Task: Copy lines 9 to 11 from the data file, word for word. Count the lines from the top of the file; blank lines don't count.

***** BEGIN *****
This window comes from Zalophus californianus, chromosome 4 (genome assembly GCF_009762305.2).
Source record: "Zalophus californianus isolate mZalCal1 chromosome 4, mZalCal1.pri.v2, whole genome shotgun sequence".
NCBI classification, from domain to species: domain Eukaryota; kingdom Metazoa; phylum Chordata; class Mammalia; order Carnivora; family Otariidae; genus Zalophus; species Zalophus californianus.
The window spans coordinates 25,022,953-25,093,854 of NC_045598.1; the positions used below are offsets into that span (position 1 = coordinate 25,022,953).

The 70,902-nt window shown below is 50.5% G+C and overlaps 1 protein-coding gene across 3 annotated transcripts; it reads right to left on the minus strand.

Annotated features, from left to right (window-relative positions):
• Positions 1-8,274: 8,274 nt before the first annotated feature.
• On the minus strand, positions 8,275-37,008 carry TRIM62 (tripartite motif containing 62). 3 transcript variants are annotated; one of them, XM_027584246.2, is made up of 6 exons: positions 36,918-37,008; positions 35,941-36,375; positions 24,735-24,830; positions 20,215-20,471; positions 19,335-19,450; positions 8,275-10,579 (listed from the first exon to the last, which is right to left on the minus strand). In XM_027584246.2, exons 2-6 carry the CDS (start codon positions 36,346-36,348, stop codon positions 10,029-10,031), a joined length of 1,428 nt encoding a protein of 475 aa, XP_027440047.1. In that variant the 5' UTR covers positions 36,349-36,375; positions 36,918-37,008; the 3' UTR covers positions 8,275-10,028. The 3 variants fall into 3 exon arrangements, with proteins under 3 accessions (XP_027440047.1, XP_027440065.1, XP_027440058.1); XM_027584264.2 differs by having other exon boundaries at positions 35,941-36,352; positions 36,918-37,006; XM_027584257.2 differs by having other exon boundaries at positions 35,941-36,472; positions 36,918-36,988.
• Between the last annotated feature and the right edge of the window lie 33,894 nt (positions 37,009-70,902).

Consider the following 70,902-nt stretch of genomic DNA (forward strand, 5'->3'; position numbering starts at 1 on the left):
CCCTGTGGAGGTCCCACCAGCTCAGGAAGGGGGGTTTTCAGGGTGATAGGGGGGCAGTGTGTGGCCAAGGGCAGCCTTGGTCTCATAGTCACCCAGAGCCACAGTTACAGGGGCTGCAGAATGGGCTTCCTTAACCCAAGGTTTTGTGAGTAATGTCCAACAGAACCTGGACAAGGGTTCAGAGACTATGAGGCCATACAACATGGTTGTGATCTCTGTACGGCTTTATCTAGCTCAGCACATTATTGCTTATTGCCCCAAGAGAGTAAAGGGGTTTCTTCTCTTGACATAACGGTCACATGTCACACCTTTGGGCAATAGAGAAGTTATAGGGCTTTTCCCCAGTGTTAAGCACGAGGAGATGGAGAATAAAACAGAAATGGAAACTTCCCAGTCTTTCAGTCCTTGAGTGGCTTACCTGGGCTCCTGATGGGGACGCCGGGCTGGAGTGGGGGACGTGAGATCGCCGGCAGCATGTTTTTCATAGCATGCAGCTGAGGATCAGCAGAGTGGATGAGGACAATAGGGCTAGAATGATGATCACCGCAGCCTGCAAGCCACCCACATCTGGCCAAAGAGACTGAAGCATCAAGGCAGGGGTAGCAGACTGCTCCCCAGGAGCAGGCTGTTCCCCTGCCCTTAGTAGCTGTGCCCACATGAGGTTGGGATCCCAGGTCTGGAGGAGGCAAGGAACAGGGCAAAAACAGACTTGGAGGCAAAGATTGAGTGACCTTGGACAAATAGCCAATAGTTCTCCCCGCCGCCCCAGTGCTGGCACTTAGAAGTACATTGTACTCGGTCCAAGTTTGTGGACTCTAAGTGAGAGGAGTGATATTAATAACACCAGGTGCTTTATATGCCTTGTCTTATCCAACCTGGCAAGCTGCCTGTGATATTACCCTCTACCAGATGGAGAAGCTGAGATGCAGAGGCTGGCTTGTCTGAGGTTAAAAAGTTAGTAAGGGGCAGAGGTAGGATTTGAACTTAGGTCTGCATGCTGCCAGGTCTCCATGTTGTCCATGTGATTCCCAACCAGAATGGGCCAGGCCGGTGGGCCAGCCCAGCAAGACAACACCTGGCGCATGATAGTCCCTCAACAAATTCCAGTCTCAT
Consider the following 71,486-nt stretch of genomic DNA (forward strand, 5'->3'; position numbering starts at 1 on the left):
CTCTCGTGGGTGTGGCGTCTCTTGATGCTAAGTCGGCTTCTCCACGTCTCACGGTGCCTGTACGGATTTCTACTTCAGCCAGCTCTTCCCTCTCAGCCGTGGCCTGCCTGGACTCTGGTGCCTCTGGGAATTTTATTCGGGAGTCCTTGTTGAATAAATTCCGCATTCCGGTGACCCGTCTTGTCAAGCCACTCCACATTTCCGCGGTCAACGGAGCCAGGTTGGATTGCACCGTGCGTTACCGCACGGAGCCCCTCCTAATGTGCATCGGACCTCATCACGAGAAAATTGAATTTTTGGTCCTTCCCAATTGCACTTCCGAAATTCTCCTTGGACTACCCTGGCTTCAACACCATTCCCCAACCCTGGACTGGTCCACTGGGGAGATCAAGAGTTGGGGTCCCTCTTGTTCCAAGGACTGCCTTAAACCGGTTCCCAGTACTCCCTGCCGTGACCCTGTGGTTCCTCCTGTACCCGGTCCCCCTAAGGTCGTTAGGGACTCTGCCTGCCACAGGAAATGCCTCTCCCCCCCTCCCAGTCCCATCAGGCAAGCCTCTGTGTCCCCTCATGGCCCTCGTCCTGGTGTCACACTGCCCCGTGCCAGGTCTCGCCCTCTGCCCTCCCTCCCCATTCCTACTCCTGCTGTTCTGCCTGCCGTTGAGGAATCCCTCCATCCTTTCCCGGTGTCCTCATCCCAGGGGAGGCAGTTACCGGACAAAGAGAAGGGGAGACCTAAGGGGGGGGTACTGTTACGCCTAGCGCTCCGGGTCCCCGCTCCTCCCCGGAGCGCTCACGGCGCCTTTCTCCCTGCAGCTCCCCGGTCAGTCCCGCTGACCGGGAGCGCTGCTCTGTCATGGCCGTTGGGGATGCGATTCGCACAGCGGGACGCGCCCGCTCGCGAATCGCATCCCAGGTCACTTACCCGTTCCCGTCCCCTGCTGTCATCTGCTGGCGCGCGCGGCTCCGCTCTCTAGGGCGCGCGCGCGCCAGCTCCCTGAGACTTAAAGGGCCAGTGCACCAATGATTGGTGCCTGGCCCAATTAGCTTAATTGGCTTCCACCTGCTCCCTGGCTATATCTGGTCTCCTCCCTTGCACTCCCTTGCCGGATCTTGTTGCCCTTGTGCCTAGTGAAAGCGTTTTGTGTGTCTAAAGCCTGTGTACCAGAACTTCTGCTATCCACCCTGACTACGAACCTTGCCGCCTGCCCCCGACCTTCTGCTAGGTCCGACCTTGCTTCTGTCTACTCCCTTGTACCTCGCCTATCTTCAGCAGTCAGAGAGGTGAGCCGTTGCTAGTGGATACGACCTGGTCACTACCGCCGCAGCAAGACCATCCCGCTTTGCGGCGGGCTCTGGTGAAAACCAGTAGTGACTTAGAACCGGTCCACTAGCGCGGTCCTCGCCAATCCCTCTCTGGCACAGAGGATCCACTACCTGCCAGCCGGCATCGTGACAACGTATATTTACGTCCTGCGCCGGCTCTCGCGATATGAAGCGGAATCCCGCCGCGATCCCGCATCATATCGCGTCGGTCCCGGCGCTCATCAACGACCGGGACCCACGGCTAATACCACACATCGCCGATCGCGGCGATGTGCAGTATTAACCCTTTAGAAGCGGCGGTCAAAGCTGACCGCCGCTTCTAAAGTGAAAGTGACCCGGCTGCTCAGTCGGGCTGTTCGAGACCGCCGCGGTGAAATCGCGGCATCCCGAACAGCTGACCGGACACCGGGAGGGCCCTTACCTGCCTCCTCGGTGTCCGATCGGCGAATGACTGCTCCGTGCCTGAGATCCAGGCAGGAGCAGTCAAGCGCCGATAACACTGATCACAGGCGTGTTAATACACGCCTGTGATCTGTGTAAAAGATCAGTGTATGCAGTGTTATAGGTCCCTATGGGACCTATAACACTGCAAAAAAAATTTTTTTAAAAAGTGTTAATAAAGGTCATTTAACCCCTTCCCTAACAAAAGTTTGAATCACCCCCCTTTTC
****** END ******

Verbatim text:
• Between the last annotated feature and the right edge of the window lie 33,894 nt (positions 37,009-70,902).

Consider the following 70,902-nt stretch of genomic DNA (forward strand, 5'->3'; position numbering starts at 1 on the left):
CCCTGTGGAGGTCCCACCAGCTCAGGAAGGGGGGTTTTCAGGGTGATAGGGGGGCAGTGTGTGGCCAAGGGCAGCCTTGGTCTCATAGTCACCCAGAGCCACAGTTACAGGGGCTGCAGAATGGGCTTCCTTAACCCAAGGTTTTGTGAGTAATGTCCAACAGAACCTGGACAAGGGTTCAGAGACTATGAGGCCATACAACATGGTTGTGATCTCTGTACGGCTTTATCTAGCTCAGCACATTATTGCTTATTGCCCCAAGAGAGTAAAGGGGTTTCTTCTCTTGACATAACGGTCACATGTCACACCTTTGGGCAATAGAGAAGTTATAGGGCTTTTCCCCAGTGTTAAGCACGAGGAGATGGAGAATAAAACAGAAATGGAAACTTCCCAGTCTTTCAGTCCTTGAGTGGCTTACCTGGGCTCCTGATGGGGACGCCGGGCTGGAGTGGGGGACGTGAGATCGCCGGCAGCATGTTTTTCATAGCATGCAGCTGAGGATCAGCAGAGTGGATGAGGACAATAGGGCTAGAATGATGATCACCGCAGCCTGCAAGCCACCCACATCTGGCCAAAGAGACTGAAGCATCAAGGCAGGGGTAGCAGACTGCTCCCCAGGAGCAGGCTGTTCCCCTGCCCTTAGTAGCTGTGCCCACATGAGGTTGGGATCCCAGGTCTGGAGGAGGCAAGGAACAGGGCAAAAACAGACTTGGAGGCAAAGATTGAGTGACCTTGGACAAATAGCCAATAGTTCTCCCCGCCGCCCCAGTGCTGGCACTTAGAAGTACATTGTACTCGGTCCAAGTTTGTGGACTCTAAGTGAGAGGAGTGATATTAATAACACCAGGTGCTTTATATGCCTTGTCTTATCCAACCTGGCAAGCTGCCTGTGATATTACCCTCTACCAGATGGAGAAGCTGAGATGCAGAGGCTGGCTTGTCTGAGGTTAAAAAGTTAGTAAGGGGCAGAGGTAGGATTTGAACTTAGGTCTGCATGCTGCCAGGTCTCCATGTTGTCCATGTGATTCCCAACCAGAATGGGCCAGGCCGGTGGGCCAGCCCAGCAAGACAACACCTGGCGCATGATAGTCCCTCAACAAATTCCAGTCTCAT